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Prognosis in autoimmune and infectious disease: new insights from genetics.

Lee JC, Smith KG - Clin Transl Immunology (2014)

Bottom Line: A well-recognised feature of autoimmune and infectious diseases is that their clinical course and eventual outcome can vary substantially between affected individuals.This variability in disease prognosis critically determines patient well-being, and yet is relatively poorly understood and largely understudied-with many investigators opting instead to study what causes disease development in the first place.Here, we highlight the previously under-appreciated role that genetics has in determining prognosis in autoimmune and infectious disease, and the common role that FOXO3 has been shown to have as a modulator of inflammatory responses, and thereby of outcome, across several distinct diseases.

View Article: PubMed Central - PubMed

Affiliation: Cambridge Institute for Medical Research, Cambridge Biomedical Campus , Cambridge, UK ; Department of Medicine, University of Cambridge School of Clinical Medicine, Cambridge Biomedical Campus , Cambridge, UK.

ABSTRACT
A well-recognised feature of autoimmune and infectious diseases is that their clinical course and eventual outcome can vary substantially between affected individuals. This variability in disease prognosis critically determines patient well-being, and yet is relatively poorly understood and largely understudied-with many investigators opting instead to study what causes disease development in the first place. Better understanding of what determines prognosis could provide unique insights into disease biology, potentially revealing new therapeutic targets, and will also be essential if prognosis-based 'personalised medicine' is ever to become a reality. Here, we highlight the previously under-appreciated role that genetics has in determining prognosis in autoimmune and infectious disease, and the common role that FOXO3 has been shown to have as a modulator of inflammatory responses, and thereby of outcome, across several distinct diseases.

No MeSH data available.


Related in: MedlinePlus

Comparison of patients with contrasting phenotypes within a GWAS cohort can leverage new insights into other aspects of disease biology. Standard GWAS analysis compares the allele frequency at single-nucleotide polymorphisms located throughout the genome between cases and controls, and thus facilitates the hypothesis-free discovery of genes that predispose to specific diseases. However, this approach will fail to account for important heterogeneity within the disease cohort. By exploiting allied phenotypic data, it is possible to examine the genetic contribution to such aspects of disease biology (including prognosis) by comparing the genetic profiles of patients with contrasting clinical phenotypes—a so-called ‘within-cases' analysis.
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fig1: Comparison of patients with contrasting phenotypes within a GWAS cohort can leverage new insights into other aspects of disease biology. Standard GWAS analysis compares the allele frequency at single-nucleotide polymorphisms located throughout the genome between cases and controls, and thus facilitates the hypothesis-free discovery of genes that predispose to specific diseases. However, this approach will fail to account for important heterogeneity within the disease cohort. By exploiting allied phenotypic data, it is possible to examine the genetic contribution to such aspects of disease biology (including prognosis) by comparing the genetic profiles of patients with contrasting clinical phenotypes—a so-called ‘within-cases' analysis.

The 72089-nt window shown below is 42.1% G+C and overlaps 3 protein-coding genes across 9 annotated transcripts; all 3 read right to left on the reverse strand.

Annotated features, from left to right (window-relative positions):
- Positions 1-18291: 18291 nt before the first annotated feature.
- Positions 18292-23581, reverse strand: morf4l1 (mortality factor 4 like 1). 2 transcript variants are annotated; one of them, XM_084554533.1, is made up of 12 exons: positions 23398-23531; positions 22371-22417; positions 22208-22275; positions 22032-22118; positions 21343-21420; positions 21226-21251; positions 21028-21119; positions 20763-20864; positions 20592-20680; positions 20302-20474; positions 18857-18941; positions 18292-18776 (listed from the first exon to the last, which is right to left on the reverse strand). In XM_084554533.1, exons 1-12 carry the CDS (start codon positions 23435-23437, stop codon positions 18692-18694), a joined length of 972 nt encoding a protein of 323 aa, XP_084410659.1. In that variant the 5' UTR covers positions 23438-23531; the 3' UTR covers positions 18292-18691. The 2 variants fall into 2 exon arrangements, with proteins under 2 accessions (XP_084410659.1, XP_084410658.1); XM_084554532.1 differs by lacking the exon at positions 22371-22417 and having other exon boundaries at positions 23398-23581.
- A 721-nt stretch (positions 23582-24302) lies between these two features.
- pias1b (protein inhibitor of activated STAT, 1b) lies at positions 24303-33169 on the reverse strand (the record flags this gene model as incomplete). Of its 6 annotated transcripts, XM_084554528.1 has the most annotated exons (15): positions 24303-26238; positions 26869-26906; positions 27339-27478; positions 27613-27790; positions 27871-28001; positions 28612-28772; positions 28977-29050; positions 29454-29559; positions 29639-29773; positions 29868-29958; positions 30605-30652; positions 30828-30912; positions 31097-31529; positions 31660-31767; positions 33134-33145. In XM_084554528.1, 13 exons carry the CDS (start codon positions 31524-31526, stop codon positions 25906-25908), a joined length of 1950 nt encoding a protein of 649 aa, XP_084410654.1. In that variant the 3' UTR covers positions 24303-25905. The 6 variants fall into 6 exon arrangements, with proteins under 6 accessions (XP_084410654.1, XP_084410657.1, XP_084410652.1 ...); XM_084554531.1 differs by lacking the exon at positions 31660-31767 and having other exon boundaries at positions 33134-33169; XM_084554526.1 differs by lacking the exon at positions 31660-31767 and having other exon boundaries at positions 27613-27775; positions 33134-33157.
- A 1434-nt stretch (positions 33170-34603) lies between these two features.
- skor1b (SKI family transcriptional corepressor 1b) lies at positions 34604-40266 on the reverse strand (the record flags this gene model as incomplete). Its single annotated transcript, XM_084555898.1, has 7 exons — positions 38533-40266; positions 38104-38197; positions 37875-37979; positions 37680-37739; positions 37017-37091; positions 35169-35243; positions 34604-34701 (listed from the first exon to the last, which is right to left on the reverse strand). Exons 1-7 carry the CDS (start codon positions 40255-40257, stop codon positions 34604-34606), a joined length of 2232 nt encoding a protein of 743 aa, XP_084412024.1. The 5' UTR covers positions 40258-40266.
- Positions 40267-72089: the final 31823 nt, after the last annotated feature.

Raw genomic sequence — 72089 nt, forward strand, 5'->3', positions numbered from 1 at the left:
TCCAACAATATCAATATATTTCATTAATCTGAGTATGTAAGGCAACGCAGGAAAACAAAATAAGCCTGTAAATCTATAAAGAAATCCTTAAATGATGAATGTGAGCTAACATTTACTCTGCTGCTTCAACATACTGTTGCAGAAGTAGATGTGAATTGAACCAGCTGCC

Mentions: Whether genetic variation might play a role in determining disease prognosis was largely unknown, for while disease susceptibility loci may not influence prognosis, this does not preclude the existence of other genetic variants that do. Indeed, given that GWAS identifies disease susceptibility loci through comparison of unstratified cases and controls, it would not be expected to reveal genetic variants that specifically associated with the outcome. This is because although the cases may share a common diagnosis, their clinical outcomes will be heterogeneous, such that a true prognostic variant may only be more common in a small subgroup of patients (for example, those with aggressive disease) and will also be reciprocally less common in another subgroup (for example, those with mild disease). We therefore hypothesised that to assess whether genetic variation influences disease course, a ‘within-cases' analysis would be necessary, in which the genetic profiles of patients with contrasting courses of disease could be directly compared (Figure 1). Here, we discuss our application of this approach to Crohn's disease (CD), a chronic and disabling form of inflammatory bowel disease, and the insights that a candidate gene study, recently published in Cell,6 have yielded both into the role of genetics in prognosis and also into the critical function of FOXO3 in regulating inflammation and thereby determining the outcome of autoimmune and infectious diseases.